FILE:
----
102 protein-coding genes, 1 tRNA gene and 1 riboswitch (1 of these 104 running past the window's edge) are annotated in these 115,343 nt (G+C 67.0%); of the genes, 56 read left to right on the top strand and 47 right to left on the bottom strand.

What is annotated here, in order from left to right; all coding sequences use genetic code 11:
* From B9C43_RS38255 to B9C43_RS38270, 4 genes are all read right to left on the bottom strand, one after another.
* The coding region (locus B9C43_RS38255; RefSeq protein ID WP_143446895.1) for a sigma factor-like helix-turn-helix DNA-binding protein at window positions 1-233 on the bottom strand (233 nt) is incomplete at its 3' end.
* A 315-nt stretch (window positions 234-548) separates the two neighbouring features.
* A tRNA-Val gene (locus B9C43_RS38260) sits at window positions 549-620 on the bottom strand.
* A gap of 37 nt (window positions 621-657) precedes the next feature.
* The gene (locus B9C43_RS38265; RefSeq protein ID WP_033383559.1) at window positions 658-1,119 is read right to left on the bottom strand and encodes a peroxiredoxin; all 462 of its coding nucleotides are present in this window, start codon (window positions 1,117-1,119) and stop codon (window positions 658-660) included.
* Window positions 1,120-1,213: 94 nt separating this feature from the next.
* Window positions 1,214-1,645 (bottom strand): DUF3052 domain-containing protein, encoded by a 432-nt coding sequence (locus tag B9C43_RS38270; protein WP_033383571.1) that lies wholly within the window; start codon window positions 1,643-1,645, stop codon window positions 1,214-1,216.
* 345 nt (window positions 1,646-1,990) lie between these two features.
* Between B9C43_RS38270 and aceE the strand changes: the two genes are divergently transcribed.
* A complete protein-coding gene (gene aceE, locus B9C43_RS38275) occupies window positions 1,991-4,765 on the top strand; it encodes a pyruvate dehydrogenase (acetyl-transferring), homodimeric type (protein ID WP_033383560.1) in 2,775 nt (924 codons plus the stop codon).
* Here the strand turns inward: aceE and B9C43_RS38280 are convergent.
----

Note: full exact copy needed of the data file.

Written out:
102 protein-coding genes, 1 tRNA gene and 1 riboswitch (1 of these 104 running past the window's edge) are annotated in these 115,343 nt (G+C 67.0%); of the genes, 56 read left to right on the top strand and 47 right to left on the bottom strand.

What is annotated here, in order from left to right; all coding sequences use genetic code 11:
* From B9C43_RS38255 to B9C43_RS38270, 4 genes are all read right to left on the bottom strand, one after another.
* The coding region (locus B9C43_RS38255; RefSeq protein ID WP_143446895.1) for a sigma factor-like helix-turn-helix DNA-binding protein at window positions 1-233 on the bottom strand (233 nt) is incomplete at its 3' end.
* A 315-nt stretch (window positions 234-548) separates the two neighbouring features.
* A tRNA-Val gene (locus B9C43_RS38260) sits at window positions 549-620 on the bottom strand.
* A gap of 37 nt (window positions 621-657) precedes the next feature.
* The gene (locus B9C43_RS38265; RefSeq protein ID WP_033383559.1) at window positions 658-1,119 is read right to left on the bottom strand and encodes a peroxiredoxin; all 462 of its coding nucleotides are present in this window, start codon (window positions 1,117-1,119) and stop codon (window positions 658-660) included.
* Window positions 1,120-1,213: 94 nt separating this feature from the next.
* Window positions 1,214-1,645 (bottom strand): DUF3052 domain-containing protein, encoded by a 432-nt coding sequence (locus tag B9C43_RS38270; protein WP_033383571.1) that lies wholly within the window; start codon window positions 1,643-1,645, stop codon window positions 1,214-1,216.
* 345 nt (window positions 1,646-1,990) lie between these two features.
* Between B9C43_RS38270 and aceE the strand changes: the two genes are divergently transcribed.
* A complete protein-coding gene (gene aceE, locus B9C43_RS38275) occupies window positions 1,991-4,765 on the top strand; it encodes a pyruvate dehydrogenase (acetyl-transferring), homodimeric type (protein ID WP_033383560.1) in 2,775 nt (924 codons plus the stop codon).
* Here the strand turns inward: aceE and B9C43_RS38280 are convergent.